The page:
After the father of modern Egyptology, Flinders Petrie, disproved most of the numerological pyramid theories, that rift grew larger and larger. Both sides, academic Egyptology and alternative historians drifted further and further apart. The rift is now so deep and wide that communication seems impossible. The only form of contact that takes place across it today is shouting. But why is that rift so large? Because "orthodox Egyptology" is dogmatic and sits in an ivory tower? Or because the alternative ideas are so silly that they are not worth any discussion?
"Pyramidengeheimnisse?" ("Pyramid Mysteries?") tries to look at both sides and compare the differing views in an entertaining way, supported by many pictures and diagrams. To get as neutral a view as possible the book examines both sides and tries to weigh the arguments. To understand Egypt and the pyramids one needs to understand the history of the culture of the pyramid builders. Therefore "Pyramidengeheimnisse?" starts with a comparison of a typical ancient astronaut scenario and the current knowledge of anthropologists and archaeologists. During this comparison we look for evidence of postulated jumps in cultural advancement due to the arrival of ancient astronauts or teachers from a so called high civilization on Earth. We also take a close look at the Egyptian calendar, which is the only solar calendar of early antiquity, and which is regarded as the best evidence for Egyptian contact with a so-called high culture by several authors.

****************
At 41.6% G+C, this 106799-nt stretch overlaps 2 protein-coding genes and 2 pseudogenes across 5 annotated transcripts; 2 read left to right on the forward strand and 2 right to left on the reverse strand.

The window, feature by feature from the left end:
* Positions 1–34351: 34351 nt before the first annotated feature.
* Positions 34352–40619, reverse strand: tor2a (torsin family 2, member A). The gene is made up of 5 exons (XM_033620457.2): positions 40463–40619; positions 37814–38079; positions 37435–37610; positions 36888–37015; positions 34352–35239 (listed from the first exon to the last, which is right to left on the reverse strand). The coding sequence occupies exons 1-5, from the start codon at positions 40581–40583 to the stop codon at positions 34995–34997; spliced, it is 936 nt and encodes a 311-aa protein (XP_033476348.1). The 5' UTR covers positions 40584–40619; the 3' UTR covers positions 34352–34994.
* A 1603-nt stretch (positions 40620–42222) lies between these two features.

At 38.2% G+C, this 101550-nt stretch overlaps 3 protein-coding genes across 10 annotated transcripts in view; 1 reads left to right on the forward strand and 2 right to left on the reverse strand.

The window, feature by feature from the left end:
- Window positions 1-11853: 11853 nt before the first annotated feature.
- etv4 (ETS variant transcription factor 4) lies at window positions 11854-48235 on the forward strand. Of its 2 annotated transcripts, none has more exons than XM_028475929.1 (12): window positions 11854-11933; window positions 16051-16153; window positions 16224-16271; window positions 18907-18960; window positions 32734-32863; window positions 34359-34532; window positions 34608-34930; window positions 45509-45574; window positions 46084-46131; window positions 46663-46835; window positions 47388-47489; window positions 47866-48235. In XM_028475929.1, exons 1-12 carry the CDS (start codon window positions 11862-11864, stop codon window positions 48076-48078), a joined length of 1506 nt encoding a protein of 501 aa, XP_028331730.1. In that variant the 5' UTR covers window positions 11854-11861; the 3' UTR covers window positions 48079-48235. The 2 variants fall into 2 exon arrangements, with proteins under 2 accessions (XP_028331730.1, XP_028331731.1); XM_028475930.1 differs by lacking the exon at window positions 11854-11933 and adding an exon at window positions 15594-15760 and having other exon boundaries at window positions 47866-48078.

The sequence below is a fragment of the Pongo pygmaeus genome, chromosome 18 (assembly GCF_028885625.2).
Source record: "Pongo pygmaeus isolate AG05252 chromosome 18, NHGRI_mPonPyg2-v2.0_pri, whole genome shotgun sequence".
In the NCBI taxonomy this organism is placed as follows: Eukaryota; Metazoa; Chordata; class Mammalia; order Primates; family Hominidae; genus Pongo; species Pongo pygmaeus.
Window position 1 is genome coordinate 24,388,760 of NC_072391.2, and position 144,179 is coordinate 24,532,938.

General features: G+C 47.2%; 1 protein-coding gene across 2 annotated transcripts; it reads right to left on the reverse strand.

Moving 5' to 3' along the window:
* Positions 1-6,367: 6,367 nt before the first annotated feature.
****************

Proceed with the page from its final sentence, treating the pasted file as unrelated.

To understand the pyramids we need knowledge about the evolution of funerary practices and buildings, and the other pyramids in Egypt besides the "great three" at Giza, the "Gizamids".
All of this is normally ignored in alternative history. Readers of such books are given the impression that there are only the pyramids at Giza and some piles of rubble. The concentration on only three buildings leads to a form of blindness - you can't see the forest for the trees. This blindness can be found in books by many authors proposing fantastic new geometrical relationships in and around "the pyramids" (normally reduced to "the one") and their positions on the globe. I once called it GPIS - "Great Pyramid Isolation Syndrome".